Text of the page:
I installed Ubuntu 14.10 in VirtualBox with UEFI. But now I have rebooted this OS and now it boots into a UEFI Interactive Shell v2.0. How can I boot normally into Grub again?

  • Good news everyone, with VirtualBox 5.1 the workarounds aren't needed anymore. You might just have to add a new EFI entry (manual using efibootmgr or automatically by reinstalling grub) so it boots Ubuntu right away again.
    – phk
    Jul 16, 2016 at 14:17
  • 2
    Even with 5.1, changes to efi variables, like the required boot setting with efibootmgr are lost after shutdown (they stay on reboot though).
    – chappjc
    Dec 21, 2016 at 7:21
  • 1
    5.1.30 it still exist. Even though the fix is easy, but I have to fix every time after installing debian & ubuntu.
    – CallMeLaNN
    Nov 26, 2017 at 11:41

13 Answers 13


I encountered the same problem and found that if I issue following command in the interactive shell, the virtual machine would boot into Ubuntu:


(Use backslash, forward slash does not work. Commands in UEFI interactive shell are case insensitive.)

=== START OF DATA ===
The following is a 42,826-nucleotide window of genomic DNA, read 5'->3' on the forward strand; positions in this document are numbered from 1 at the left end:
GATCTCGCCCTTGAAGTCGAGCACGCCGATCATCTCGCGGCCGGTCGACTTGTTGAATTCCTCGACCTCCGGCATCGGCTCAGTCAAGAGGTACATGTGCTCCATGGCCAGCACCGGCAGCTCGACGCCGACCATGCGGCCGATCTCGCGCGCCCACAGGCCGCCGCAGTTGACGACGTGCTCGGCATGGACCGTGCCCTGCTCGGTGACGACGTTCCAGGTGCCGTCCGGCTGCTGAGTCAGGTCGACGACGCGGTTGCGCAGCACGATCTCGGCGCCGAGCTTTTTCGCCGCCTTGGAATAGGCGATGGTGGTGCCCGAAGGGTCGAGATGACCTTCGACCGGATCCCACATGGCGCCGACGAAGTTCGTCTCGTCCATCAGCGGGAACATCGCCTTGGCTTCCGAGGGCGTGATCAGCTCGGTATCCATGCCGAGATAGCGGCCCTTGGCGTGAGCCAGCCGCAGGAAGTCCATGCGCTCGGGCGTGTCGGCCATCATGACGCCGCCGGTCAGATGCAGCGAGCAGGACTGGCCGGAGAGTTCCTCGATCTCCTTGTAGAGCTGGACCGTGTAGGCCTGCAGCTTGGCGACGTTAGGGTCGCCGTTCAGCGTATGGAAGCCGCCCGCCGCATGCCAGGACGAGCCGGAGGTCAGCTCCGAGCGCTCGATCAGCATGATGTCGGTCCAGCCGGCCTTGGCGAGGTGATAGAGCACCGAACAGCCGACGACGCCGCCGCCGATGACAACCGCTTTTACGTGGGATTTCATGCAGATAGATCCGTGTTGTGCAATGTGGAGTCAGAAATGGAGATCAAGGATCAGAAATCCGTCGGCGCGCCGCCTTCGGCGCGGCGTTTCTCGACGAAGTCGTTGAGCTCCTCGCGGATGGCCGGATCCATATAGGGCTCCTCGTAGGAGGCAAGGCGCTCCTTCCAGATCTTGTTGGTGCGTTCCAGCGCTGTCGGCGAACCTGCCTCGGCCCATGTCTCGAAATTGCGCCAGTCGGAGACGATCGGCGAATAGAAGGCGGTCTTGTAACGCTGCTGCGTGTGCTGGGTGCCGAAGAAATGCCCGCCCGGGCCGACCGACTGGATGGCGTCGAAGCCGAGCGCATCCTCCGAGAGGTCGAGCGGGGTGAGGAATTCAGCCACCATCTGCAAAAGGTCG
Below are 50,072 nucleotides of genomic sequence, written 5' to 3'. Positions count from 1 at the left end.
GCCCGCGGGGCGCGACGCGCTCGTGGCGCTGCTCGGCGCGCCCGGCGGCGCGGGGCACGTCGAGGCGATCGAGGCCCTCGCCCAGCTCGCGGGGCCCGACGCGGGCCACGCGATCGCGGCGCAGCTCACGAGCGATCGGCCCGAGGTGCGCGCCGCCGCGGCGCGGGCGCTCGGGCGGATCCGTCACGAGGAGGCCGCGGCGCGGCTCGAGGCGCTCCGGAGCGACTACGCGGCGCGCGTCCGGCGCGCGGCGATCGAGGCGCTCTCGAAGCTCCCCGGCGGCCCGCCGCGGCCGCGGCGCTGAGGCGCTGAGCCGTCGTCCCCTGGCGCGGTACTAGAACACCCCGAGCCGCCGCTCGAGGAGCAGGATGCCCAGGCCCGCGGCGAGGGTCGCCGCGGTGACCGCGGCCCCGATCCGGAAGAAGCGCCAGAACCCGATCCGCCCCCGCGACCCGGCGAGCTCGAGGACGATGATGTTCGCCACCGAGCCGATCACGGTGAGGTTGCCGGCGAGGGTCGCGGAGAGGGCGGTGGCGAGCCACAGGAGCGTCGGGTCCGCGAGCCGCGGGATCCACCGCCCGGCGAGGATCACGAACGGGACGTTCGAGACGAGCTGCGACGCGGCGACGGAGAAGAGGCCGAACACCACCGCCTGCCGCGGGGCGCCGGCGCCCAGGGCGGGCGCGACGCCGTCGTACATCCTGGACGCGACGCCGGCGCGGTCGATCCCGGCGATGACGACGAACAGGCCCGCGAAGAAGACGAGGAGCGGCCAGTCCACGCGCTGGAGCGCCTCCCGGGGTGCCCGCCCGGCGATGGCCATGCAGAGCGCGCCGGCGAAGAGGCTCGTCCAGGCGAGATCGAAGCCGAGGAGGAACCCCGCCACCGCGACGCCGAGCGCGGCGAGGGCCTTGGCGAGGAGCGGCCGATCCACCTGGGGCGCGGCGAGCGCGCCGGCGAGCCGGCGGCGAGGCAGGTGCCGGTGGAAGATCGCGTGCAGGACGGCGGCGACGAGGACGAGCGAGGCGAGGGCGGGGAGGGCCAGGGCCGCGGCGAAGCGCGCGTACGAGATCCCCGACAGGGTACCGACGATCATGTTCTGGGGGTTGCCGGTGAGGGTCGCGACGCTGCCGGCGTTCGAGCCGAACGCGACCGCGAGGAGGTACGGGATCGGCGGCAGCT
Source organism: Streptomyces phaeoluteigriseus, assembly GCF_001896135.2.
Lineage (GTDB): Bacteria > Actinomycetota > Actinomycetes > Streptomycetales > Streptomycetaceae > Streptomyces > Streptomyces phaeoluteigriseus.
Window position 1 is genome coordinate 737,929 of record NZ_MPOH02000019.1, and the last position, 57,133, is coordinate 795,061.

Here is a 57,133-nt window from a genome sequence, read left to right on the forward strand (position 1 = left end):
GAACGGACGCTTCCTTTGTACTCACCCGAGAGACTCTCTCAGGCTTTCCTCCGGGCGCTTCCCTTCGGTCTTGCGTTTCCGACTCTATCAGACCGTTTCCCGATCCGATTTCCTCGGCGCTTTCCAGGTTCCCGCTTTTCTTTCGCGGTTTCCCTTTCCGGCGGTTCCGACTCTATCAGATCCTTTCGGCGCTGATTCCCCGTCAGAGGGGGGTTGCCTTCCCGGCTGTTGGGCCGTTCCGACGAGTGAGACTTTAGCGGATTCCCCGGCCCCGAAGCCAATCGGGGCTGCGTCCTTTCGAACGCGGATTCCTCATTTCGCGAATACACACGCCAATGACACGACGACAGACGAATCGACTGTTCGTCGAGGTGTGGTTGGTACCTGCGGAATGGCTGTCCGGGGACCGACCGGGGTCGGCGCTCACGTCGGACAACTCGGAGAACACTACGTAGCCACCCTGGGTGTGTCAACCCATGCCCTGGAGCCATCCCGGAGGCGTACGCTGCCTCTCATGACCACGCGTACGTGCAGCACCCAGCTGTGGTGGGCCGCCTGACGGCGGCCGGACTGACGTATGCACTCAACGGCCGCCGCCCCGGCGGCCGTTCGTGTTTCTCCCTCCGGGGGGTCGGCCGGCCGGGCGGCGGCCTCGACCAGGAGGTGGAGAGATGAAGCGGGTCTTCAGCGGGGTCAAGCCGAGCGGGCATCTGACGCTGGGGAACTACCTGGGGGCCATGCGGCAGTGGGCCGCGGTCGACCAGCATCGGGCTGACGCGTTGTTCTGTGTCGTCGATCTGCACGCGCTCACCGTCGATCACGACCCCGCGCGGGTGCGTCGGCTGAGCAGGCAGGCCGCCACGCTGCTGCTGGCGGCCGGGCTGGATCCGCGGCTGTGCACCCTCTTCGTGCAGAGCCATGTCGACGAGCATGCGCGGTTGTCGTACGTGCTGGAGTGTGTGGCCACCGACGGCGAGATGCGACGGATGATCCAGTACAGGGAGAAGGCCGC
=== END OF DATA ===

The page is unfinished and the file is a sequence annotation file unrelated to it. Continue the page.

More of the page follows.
My VirtualBox version is 4.3.20 r96997, Ubuntu version is 14.10 AMD64. I do not know why this happens and how to solve it. Just found this not elegant and still a little bit troublesome workaround.

Update 1:

I read this, tracked down to a bug report and found a better workaround.

Update 2:

Workaround in Update 1 failed. I turned off the virtual machine, launched it. And it booted into UEFI Interactive shell again. According to this, the problem was probably cause by a VirtualBox bug. I am still looking for further solution to this.

Update 3:

Finally found an solution. According to this, you need to create a startup.nsh script manually. Except for the method in mentioned post, you can also do this:

$ sudo mount /dev/sda1 /mnt
$ cd /mnt
$ sudo sh -c "echo '\EFI\ubuntu\grubx64.efi' > startup.nsh"
  • 3
    "It is currently not possible to manipulate EFI variables from within a running guest" The solution in your second update to move whatever bootloader you want to use on the ESP to \EFI\boot\bootx64.efi sounds like the better solution to me than wasting 5 soconds wating for startup.nsh. Note: You can press F12 during boot or enter exit on the EFI shell to access the firmware settings and modify all kinds of things, including the terminal resolution, but these modification are not stored permanently.
    – LiveWireBT
    Jul 21, 2015 at 14:12
  • After issuing the command in the interactive shell you can install refind to fix EFI
    – Eduardo
    Aug 5, 2017 at 22:06
  • 1
    Good to know that it is a bug. Simply edit startup.nsh. +1 It is looking for \EFI\boot\bootx64.efi to skip the 5sec.
    – CallMeLaNN
    Nov 26, 2017 at 11:44
  • 1
    Copy and rename \EFI\ubuntu\shimx64.efi to \EFI\boot\bootx64.efi is the best. credit
    – CallMeLaNN
    Nov 26, 2017 at 18:46
  • Update 3 did it for me....
    – cljk
    Mar 26, 2018 at 8:18